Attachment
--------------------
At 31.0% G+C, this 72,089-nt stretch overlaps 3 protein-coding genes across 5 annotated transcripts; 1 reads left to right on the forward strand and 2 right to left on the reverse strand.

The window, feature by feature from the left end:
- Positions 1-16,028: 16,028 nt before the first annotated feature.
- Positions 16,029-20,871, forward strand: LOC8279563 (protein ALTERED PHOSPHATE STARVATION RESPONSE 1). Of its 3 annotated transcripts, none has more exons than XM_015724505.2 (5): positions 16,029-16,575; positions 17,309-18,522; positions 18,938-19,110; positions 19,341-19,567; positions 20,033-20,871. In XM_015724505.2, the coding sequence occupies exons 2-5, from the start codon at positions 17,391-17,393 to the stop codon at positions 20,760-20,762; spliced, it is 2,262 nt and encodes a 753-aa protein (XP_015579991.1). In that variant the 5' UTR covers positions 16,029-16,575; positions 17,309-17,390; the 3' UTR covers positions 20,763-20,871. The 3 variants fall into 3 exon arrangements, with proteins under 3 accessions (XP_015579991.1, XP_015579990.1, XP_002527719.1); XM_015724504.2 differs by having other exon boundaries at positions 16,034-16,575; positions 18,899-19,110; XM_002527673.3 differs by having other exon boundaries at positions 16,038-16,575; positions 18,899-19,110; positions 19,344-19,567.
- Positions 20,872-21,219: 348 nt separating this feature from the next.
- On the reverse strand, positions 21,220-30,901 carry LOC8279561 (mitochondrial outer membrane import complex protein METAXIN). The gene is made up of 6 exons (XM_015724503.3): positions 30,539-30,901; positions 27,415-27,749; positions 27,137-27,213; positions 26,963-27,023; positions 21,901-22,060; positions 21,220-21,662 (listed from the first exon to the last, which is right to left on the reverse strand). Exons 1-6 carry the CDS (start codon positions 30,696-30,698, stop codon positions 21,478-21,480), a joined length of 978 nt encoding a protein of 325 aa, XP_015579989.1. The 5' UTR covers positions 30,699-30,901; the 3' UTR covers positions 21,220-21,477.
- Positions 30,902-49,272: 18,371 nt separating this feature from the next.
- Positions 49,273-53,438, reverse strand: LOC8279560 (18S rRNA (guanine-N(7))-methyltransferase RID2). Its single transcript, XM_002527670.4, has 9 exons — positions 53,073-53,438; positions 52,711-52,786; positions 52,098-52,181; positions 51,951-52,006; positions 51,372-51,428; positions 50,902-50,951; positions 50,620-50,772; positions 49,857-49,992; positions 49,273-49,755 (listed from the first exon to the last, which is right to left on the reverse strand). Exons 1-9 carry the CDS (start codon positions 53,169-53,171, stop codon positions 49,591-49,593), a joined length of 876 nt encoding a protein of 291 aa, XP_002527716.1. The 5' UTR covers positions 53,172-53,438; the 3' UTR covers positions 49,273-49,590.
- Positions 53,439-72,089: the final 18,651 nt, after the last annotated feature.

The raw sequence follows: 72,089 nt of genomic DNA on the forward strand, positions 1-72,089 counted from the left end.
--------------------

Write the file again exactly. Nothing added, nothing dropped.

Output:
At 31.0% G+C, this 72,089-nt stretch overlaps 3 protein-coding genes across 5 annotated transcripts; 1 reads left to right on the forward strand and 2 right to left on the reverse strand.

The window, feature by feature from the left end:
- Positions 1-16,028: 16,028 nt before the first annotated feature.
- Positions 16,029-20,871, forward strand: LOC8279563 (protein ALTERED PHOSPHATE STARVATION RESPONSE 1). Of its 3 annotated transcripts, none has more exons than XM_015724505.2 (5): positions 16,029-16,575; positions 17,309-18,522; positions 18,938-19,110; positions 19,341-19,567; positions 20,033-20,871. In XM_015724505.2, the coding sequence occupies exons 2-5, from the start codon at positions 17,391-17,393 to the stop codon at positions 20,760-20,762; spliced, it is 2,262 nt and encodes a 753-aa protein (XP_015579991.1). In that variant the 5' UTR covers positions 16,029-16,575; positions 17,309-17,390; the 3' UTR covers positions 20,763-20,871. The 3 variants fall into 3 exon arrangements, with proteins under 3 accessions (XP_015579991.1, XP_015579990.1, XP_002527719.1); XM_015724504.2 differs by having other exon boundaries at positions 16,034-16,575; positions 18,899-19,110; XM_002527673.3 differs by having other exon boundaries at positions 16,038-16,575; positions 18,899-19,110; positions 19,344-19,567.
- Positions 20,872-21,219: 348 nt separating this feature from the next.
- On the reverse strand, positions 21,220-30,901 carry LOC8279561 (mitochondrial outer membrane import complex protein METAXIN). The gene is made up of 6 exons (XM_015724503.3): positions 30,539-30,901; positions 27,415-27,749; positions 27,137-27,213; positions 26,963-27,023; positions 21,901-22,060; positions 21,220-21,662 (listed from the first exon to the last, which is right to left on the reverse strand). Exons 1-6 carry the CDS (start codon positions 30,696-30,698, stop codon positions 21,478-21,480), a joined length of 978 nt encoding a protein of 325 aa, XP_015579989.1. The 5' UTR covers positions 30,699-30,901; the 3' UTR covers positions 21,220-21,477.
- Positions 30,902-49,272: 18,371 nt separating this feature from the next.
- Positions 49,273-53,438, reverse strand: LOC8279560 (18S rRNA (guanine-N(7))-methyltransferase RID2). Its single transcript, XM_002527670.4, has 9 exons — positions 53,073-53,438; positions 52,711-52,786; positions 52,098-52,181; positions 51,951-52,006; positions 51,372-51,428; positions 50,902-50,951; positions 50,620-50,772; positions 49,857-49,992; positions 49,273-49,755 (listed from the first exon to the last, which is right to left on the reverse strand). Exons 1-9 carry the CDS (start codon positions 53,169-53,171, stop codon positions 49,591-49,593), a joined length of 876 nt encoding a protein of 291 aa, XP_002527716.1. The 5' UTR covers positions 53,172-53,438; the 3' UTR covers positions 49,273-49,590.
- Positions 53,439-72,089: the final 18,651 nt, after the last annotated feature.

The raw sequence follows: 72,089 nt of genomic DNA on the forward strand, positions 1-72,089 counted from the left end.